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Type: Posts; User: hamster_nz

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  1. You are seeing 3 because overflows are not...

    You are seeing 3 because overflows are not errors.

    Think of it like being 'clock' arithmetic, where 11:00 plus 3 hours equals 2:00.

    For 8-bit unsigned numbers 0 follows after 255.
  2. You have a typo. It is uint8_t not unit8_t.

    You have a typo. It is uint8_t not unit8_t.
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    Just by eyeballing them I can tell that they are...

    Just by eyeballing them I can tell that they are good. They start at "all zeros" and end at "all ones".

    But will supply a table when I finish work (in about 9 hours or so).
  4. Thread: adler32

    by hamster_nz
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    For a given block of data, prior_key is ...

    For a given block of data, prior_key is 0x00000001 for the first time the function is called, and from then on whatever was returned by this function the last time it was called.
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    The usual way to scale an n-bit value into a...

    The usual way to scale an n-bit value into a 2n-bit value is to multiply by 2^n+1.

    e.g. from a 4-bit value to an 8-bit value is to multiply by 17.

    Coding it is usually a shift-and-add:



    ...
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    Here's 37 lines that does those 200 lines...

    Here's 37 lines that does those 200 lines correctly. Note how everything is handled identically.



    static const int32_t lut_code[19] = { 0, 1, 2, 3, 4, 5, 6, 7, 8,...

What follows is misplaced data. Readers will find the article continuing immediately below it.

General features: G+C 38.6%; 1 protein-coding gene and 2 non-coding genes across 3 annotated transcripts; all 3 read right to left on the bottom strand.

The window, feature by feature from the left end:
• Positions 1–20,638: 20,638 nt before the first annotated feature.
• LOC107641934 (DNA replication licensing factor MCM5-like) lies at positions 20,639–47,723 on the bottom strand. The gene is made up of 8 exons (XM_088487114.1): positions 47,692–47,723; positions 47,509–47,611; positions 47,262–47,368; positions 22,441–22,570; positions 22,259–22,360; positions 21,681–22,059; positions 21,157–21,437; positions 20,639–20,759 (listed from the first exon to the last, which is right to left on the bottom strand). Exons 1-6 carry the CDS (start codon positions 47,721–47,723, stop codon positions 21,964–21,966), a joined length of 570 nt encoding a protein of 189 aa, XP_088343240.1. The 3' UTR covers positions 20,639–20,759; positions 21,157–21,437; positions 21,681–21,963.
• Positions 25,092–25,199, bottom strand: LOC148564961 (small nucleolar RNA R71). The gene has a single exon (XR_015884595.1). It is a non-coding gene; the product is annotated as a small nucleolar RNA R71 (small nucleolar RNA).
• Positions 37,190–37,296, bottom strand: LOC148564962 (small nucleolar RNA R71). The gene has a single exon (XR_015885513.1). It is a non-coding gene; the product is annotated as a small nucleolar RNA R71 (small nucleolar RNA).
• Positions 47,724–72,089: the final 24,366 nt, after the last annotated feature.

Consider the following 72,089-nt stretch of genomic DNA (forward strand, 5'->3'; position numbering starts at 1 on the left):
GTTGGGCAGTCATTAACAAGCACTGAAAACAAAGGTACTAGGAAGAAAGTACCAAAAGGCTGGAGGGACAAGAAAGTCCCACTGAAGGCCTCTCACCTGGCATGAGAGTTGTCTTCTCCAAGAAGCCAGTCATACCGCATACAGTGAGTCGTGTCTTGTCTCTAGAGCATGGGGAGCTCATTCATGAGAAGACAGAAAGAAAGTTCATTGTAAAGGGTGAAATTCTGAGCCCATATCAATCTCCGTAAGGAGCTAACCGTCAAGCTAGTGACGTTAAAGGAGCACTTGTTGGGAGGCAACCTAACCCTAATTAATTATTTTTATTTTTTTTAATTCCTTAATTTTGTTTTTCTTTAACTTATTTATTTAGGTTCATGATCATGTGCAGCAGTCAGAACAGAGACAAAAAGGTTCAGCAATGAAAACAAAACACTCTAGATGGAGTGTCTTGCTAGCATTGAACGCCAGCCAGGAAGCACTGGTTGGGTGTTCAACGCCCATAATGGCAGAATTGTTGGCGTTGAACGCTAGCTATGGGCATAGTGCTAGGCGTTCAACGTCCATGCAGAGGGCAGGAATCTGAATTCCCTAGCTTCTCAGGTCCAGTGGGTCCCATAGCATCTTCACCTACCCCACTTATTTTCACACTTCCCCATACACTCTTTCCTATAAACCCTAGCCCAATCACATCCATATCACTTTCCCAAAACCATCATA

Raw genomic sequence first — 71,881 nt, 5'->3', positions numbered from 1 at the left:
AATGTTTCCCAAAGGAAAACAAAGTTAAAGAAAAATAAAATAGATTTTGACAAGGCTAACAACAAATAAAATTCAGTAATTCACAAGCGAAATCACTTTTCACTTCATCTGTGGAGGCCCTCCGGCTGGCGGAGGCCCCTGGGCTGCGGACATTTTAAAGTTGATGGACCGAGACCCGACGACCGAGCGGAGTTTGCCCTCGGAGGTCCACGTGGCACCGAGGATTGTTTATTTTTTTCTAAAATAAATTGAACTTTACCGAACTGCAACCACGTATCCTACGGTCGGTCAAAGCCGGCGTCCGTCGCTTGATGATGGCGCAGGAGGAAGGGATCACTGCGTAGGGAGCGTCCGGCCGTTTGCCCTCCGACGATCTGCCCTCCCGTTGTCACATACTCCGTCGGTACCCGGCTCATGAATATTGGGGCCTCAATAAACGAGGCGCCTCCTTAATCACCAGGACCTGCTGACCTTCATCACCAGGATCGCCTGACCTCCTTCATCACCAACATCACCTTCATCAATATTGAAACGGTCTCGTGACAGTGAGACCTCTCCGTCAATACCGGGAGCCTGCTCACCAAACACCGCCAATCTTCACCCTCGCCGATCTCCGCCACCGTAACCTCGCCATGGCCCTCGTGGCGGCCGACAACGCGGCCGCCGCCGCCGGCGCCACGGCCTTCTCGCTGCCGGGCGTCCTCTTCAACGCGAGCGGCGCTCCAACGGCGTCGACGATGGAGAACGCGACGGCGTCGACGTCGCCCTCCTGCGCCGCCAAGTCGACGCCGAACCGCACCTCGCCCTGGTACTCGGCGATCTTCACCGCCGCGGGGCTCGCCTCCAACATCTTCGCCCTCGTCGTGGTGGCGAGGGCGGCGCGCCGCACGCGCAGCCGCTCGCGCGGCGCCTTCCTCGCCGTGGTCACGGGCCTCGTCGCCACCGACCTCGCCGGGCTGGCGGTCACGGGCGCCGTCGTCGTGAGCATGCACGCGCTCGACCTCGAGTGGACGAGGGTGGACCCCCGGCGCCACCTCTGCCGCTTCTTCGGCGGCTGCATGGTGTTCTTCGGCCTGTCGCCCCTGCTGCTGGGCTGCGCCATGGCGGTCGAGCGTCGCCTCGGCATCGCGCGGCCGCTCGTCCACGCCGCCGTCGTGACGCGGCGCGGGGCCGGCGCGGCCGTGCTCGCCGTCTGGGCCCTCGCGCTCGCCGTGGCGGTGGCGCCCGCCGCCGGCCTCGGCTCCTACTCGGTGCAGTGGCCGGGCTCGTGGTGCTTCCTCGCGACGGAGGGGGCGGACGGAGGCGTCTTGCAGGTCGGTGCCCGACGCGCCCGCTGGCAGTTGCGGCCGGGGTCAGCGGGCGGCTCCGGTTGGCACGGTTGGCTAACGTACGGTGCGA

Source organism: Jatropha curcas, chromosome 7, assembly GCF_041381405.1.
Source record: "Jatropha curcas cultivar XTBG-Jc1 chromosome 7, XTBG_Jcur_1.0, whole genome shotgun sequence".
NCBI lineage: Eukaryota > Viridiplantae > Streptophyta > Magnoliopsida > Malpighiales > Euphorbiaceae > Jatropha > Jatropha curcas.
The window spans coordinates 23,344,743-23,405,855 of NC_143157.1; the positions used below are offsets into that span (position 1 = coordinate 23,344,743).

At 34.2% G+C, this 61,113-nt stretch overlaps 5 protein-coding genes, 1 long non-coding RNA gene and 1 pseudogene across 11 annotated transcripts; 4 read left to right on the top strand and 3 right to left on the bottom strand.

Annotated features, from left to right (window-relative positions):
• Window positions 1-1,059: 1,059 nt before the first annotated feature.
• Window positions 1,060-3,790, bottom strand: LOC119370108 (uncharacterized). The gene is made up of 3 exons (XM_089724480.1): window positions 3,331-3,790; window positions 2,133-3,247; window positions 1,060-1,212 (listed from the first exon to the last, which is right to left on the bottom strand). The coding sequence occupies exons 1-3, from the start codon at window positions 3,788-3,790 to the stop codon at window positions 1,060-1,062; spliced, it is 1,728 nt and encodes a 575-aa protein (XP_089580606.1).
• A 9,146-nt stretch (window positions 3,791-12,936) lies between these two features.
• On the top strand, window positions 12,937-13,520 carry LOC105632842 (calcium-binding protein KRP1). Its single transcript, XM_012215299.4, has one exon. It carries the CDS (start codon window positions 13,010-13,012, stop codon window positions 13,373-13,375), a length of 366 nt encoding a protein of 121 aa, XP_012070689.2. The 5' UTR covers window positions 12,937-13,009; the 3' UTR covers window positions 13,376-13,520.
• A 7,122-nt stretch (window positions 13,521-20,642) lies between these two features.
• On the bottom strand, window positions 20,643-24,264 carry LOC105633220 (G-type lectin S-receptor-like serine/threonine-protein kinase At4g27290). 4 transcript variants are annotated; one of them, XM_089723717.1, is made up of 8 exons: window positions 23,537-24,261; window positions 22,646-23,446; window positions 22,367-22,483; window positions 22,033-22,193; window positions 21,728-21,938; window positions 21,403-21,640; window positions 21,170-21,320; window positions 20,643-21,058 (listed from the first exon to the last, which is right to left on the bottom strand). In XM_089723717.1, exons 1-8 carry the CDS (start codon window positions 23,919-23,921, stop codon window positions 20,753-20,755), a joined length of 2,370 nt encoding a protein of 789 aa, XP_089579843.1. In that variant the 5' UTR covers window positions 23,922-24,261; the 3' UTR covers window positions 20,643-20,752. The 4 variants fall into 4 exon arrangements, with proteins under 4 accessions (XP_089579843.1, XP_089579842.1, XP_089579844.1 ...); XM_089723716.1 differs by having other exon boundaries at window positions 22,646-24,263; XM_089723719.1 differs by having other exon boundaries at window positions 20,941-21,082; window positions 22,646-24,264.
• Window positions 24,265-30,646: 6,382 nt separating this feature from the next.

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    You still need to adjust the rest of your code...

    You still need to adjust the rest of your code accordingly too.

    This change means that you will only need to add entries to your table in one place in your code, rather than handling those 16 and...
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    I think you might end up with cleaner code if you...

    I think you might end up with cleaner code if you realized that



    ZLIB_IMPLIED implied_type_data =
    {
    /* get extra bits */
    {
    0, 0, 0, 0, 0, 0, 0, 0,
    0, 0, 0, 0, 0,...
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    Looking at your output, the first table seems...

    Looking at your output, the first table seems perfect.

    The second one has literals that should not occur. 386? 404? 382?



    code_symbols[ 0]: _tt = false, src = 138, lit = 283, use = ...
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    It is very hard to track down if you mave a...

    It is very hard to track down if you mave a memory leak in your code if it doesn't free all resources before exiting.

    Also, usually tidying up before exiting can involve such things as writing...
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    I strongly disagree with this advice....

    I strongly disagree with this advice. "Maintaining a lost of allocated memory blocks" is exactly what malloc(), free(), realloc() and so on do on the inside, and usually do it in a far more nuanced...
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    As requested Note that "x:y" is value x, with...

    As requested

    Note that "x:y" is value x, with repeat count y.

    Image is properly decoded.



    Last block = true
    Compressed (dynamic dictionary)